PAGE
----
Digital photography might not be so good at preserving the past, but TheTechLounge takes a look at its future, and tackling an increasingly important issue — that these days it's not just about the megapixels:

Don't get me wrong, I find that "8.0 megapixel" stamp on the front of the camera as enticing as any other high-tech craving camera connoisseur. The problem lies not in the number of pixels recorded, but in the quality of those pixels. Now, if I am to make any sort of logical argument that labels these new cameras as having "low-quality" pixels, I must provide a concrete example of "high-quality" pixels for direct comparison. Thus, I introduce into the argument the current crop of digital single lens reflex (DSLR) cameras. Until recently, these cameras would have been labeled as "professional", but with the introduction of Canon's Digital Rebel and, more recently, Nikon's D70, DSLRs have entered the same price segment as their 8 megapixel prosumer brethren. The DSLRs in this price range are 6 megapixel variants with a sensor size that is approximately the dimensions of an APS film negative (22.7 x 15.1 mm). In contrast, the 2/3" sensor size of the 8mp digicams is dramatically smaller, about the size of the tip of your pinky (8.8 x 6.6 mm). So what! An 8 megapixel outputs a larger, higher resolution image than the 6 megapixel cameras and is therefore superior, right? Wrong. The people that buy into that argument are the same ones that purchase a 2.4ghz Pentium 4 instead of a 2.2ghz Athlon 64. That's right fellow geeks, the "megahertz myth" is quite synonymous with what I shall refer to as the "megapixel myth."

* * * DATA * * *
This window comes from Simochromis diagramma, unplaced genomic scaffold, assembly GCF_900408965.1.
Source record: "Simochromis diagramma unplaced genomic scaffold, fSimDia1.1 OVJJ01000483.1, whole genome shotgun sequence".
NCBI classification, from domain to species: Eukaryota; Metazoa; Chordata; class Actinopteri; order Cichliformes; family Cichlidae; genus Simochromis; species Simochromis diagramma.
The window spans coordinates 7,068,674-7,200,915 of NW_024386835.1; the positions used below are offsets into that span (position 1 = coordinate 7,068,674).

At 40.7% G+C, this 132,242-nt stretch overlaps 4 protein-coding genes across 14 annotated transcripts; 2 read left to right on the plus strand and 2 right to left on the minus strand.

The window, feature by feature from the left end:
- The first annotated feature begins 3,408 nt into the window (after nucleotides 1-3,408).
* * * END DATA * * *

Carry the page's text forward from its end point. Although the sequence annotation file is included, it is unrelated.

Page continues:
[Via Slashdot]



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The myth of more megapixels